- Creating and naming waypoints is far easier too, as you can use your smartphone’s ‘keyboard’.
- A quality app like Gaia GPS has just a one time fee, and gives you a massive variety of maps to draw upon.
- Smartphones don’t need to be tethered to a computer to import and export gpx files.
- You probably already have one!
- Doubles as a phone, of course! And they feature a whole gamut of other useful tools.
- Poor battery life means carrying a spare battery, or USB battery pack, is likely to be required. Or running a dynamo hub/solar panel.
- Less suited to fast, turn by turn singletrack navigation compared to a dedicated GPS.
- Less robust, unless you invest in a specialist case, which is expensive.
- In some situations, a dedicated GPS offers superior mapping, although Garmin’s basemaps are region specific and can be very expensive.
- Drains battery if recording a route – consider using your phone in conjunction with a simple (and very affordable) GPS cycling computer.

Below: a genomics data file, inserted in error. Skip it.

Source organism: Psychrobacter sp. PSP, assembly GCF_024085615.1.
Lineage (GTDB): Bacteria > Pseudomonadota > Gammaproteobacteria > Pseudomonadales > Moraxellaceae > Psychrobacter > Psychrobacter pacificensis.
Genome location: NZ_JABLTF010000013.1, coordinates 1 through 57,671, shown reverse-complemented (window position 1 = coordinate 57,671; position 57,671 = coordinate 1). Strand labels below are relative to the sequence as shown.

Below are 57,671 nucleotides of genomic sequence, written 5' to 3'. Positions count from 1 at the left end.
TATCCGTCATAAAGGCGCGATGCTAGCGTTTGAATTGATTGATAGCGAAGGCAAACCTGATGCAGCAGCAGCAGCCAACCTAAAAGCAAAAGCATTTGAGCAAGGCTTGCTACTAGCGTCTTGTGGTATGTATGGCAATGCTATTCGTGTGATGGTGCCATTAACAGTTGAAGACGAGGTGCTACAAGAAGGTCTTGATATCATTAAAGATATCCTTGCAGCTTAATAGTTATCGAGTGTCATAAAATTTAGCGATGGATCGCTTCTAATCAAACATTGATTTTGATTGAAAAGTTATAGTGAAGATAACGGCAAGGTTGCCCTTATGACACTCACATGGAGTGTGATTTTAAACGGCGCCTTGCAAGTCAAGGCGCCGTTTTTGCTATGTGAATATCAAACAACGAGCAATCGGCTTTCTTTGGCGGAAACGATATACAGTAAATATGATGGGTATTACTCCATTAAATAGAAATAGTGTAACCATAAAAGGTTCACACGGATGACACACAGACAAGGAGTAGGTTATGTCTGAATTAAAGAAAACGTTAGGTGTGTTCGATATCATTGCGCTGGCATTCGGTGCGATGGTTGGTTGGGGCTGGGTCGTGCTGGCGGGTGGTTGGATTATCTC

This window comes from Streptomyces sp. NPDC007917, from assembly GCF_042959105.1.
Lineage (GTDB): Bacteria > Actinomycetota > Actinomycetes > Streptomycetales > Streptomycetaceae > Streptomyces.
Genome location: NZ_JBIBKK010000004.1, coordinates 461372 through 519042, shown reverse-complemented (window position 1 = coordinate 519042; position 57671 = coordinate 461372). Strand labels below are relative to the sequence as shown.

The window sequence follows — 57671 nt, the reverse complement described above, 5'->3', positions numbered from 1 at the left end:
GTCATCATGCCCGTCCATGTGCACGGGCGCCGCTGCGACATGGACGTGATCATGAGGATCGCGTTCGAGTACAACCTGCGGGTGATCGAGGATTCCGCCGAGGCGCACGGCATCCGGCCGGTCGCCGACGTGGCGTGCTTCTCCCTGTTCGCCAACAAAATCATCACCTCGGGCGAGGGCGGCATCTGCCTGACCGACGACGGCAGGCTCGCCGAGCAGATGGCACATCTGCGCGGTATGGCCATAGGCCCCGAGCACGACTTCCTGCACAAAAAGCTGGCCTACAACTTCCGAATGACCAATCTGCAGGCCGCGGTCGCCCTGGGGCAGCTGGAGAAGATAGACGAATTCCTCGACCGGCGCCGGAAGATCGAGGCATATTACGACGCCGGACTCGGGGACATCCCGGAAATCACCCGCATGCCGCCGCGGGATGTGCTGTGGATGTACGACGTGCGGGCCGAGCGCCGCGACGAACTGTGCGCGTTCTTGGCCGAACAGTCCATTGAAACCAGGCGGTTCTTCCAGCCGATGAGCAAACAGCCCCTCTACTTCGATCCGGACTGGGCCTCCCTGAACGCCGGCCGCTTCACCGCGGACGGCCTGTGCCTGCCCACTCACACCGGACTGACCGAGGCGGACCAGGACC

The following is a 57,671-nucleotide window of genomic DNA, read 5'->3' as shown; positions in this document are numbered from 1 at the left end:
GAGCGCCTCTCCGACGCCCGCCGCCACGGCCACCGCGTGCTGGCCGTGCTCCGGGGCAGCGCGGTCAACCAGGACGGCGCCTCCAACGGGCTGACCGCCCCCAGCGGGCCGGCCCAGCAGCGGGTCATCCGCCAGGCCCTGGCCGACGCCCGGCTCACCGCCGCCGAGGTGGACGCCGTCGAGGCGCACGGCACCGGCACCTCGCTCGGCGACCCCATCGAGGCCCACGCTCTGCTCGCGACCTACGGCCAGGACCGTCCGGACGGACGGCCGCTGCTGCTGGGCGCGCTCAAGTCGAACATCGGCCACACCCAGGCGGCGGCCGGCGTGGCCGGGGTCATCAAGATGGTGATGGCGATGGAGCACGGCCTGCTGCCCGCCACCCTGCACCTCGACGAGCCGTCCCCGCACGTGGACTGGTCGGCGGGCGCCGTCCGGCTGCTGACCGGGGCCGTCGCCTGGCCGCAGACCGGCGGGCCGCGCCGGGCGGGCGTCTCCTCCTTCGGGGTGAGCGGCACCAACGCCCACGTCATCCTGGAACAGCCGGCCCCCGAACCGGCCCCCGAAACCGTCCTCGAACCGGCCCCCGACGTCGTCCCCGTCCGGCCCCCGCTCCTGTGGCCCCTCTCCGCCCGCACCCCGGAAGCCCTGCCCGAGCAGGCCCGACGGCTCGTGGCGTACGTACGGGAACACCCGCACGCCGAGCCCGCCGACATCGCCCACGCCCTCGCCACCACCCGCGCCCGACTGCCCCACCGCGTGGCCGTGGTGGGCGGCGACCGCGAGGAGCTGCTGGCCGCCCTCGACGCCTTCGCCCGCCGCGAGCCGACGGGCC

In our day to day city life, we may lament how tethered we’ve become to our electronic devices. Out in the wilds, combined with satellite imagery and detailed mapping that’s now available, they open up a whole new vein of exploration potential.
Depending on where you’re headed, the ultimate bikepacking setup is still a combination of both a dedicated GPS and a smartphone, as they both offer distinct advantages. When it comes to fast singletrack with multiple junctions, a Garmin is still the better choice – and the battery life is hard to beat too. But the more you experiment with your smartphone, the more you’ll appreciate what a powerful navigational tool it can be. For exploratory rides, or routes that don’t require quick, turn by turn navigation, it’s definitely our preferred option.
And besides, there’s almost nothing to buy, as you probably already have one…
Do you have any tips, cell phone apps or gear feedback you’d like to share? Leave us a comment!